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Google founders Sergey Brin and Larry Page have brought together all of their company’s charitable efforts in the form of, an organization that works to solve problems associated with poverty, disease, and the environment worldwide while simultaneously relying on a for-profit business model.

Officially founded at the end of 2004, after Google’s stock began to be traded publicly, – the self-described “philanthropic-arm of Google” according to its website – has since made $7 million in investments and grants as of September 15, 2006, and was recently reported to have been given a $1 billion start-up fund.

The philanthropy’s unorthodox for-profit status means that the company will have to pay taxes, but would allow for greater freedom when it came to implementing a company project.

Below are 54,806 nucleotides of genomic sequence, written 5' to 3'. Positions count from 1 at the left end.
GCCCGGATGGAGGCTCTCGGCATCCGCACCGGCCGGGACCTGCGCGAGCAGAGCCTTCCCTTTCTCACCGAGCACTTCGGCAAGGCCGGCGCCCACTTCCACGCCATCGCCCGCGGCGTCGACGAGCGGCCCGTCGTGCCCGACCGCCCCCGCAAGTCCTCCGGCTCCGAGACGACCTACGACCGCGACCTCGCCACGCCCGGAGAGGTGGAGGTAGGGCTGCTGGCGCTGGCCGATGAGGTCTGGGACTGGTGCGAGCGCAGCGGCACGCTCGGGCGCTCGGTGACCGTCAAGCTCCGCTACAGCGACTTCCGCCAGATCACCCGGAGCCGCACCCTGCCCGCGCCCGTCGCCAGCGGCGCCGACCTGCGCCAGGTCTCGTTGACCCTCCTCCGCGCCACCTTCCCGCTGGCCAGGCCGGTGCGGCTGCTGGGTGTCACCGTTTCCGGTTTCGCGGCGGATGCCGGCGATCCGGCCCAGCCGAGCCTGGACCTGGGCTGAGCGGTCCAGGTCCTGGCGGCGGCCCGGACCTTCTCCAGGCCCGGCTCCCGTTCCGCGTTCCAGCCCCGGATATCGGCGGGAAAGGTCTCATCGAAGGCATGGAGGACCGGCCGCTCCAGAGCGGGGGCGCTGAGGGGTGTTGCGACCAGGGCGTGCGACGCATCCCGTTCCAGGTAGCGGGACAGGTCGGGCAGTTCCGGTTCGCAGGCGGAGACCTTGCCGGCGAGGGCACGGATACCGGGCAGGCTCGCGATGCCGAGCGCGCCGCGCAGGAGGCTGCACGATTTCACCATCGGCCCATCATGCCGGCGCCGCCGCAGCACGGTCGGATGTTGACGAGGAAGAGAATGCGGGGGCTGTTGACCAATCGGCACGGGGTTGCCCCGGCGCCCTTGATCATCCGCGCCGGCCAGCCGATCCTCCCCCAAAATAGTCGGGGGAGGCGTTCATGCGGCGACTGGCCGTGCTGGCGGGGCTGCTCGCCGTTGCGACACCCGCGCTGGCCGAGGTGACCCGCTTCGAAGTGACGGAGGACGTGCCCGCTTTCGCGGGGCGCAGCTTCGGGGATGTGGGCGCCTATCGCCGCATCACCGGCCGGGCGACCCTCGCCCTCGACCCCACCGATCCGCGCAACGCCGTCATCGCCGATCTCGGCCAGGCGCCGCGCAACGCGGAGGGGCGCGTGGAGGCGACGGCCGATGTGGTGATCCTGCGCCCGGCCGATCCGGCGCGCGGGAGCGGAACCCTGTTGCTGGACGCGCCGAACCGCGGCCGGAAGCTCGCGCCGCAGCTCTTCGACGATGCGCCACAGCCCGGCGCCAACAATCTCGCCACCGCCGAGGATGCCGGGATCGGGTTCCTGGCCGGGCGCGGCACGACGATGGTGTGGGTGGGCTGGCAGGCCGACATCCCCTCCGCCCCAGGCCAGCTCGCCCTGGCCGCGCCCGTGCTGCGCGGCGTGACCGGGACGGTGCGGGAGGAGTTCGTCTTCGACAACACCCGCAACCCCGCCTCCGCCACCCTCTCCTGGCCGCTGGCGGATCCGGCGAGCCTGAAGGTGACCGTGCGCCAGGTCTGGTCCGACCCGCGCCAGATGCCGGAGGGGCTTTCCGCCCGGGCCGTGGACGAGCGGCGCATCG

One of’s first projects to have been announced is the development of a hybrid car that runs on a mileage of at least 100 mpg. Given the for-profit status of, the organization would be able to pay for the car’s design, form a company to sell the cars, ensure financing by forming partnerships with venture capitalists, and would even be able to hire lobbyists to persuade members of Congress to pass laws that would grant tax credits to consumers that purchase the hybrid cars.

Though if you’re worried about what a for-profit mentality might do to a charitable organization, Larry Brilliant, executive director of, told The New York Times, “We’re not doing it for the profit.” He mentioned that while he would like company projects to turn a profit, it wouldn’t really matter if they didn’t. “If we didn’t get our capital back, so what? The emphasis is on social returns, not economic returns.”

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